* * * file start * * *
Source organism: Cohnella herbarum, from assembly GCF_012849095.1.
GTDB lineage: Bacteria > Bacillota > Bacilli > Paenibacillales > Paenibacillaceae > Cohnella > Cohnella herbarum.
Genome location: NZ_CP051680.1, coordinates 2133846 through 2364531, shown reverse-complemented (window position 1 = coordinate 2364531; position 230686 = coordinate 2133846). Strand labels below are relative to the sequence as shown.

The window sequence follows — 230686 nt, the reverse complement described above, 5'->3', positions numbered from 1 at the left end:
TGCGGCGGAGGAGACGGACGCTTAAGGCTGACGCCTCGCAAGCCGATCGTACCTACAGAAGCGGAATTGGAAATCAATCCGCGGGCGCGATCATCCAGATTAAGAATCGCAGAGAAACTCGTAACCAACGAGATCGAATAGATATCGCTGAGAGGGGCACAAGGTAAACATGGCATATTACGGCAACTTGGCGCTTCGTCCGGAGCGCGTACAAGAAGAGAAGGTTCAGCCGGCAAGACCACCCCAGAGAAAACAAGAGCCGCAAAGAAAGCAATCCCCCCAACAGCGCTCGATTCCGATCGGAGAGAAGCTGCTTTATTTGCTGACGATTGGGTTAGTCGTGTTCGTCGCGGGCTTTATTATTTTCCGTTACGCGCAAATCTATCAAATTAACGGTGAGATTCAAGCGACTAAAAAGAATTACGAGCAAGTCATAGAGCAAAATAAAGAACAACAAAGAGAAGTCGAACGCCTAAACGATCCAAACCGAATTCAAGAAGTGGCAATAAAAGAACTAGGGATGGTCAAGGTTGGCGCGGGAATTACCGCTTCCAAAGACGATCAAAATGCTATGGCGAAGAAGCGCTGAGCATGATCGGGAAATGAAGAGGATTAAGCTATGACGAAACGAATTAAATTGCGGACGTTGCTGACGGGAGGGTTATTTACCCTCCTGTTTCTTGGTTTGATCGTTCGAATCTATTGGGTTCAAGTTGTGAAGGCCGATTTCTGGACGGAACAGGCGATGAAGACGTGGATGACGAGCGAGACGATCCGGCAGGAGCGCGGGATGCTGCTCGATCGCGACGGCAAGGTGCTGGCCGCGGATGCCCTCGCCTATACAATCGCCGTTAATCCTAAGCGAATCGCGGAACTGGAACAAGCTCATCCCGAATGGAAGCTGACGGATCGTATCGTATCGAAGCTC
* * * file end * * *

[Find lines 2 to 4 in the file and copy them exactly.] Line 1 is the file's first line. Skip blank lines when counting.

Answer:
GTDB lineage: Bacteria > Bacillota > Bacilli > Paenibacillales > Paenibacillaceae > Cohnella > Cohnella herbarum.
Genome location: NZ_CP051680.1, coordinates 2133846 through 2364531, shown reverse-complemented (window position 1 = coordinate 2364531; position 230686 = coordinate 2133846). Strand labels below are relative to the sequence as shown.

The window sequence follows — 230686 nt, the reverse complement described above, 5'->3', positions numbered from 1 at the left end: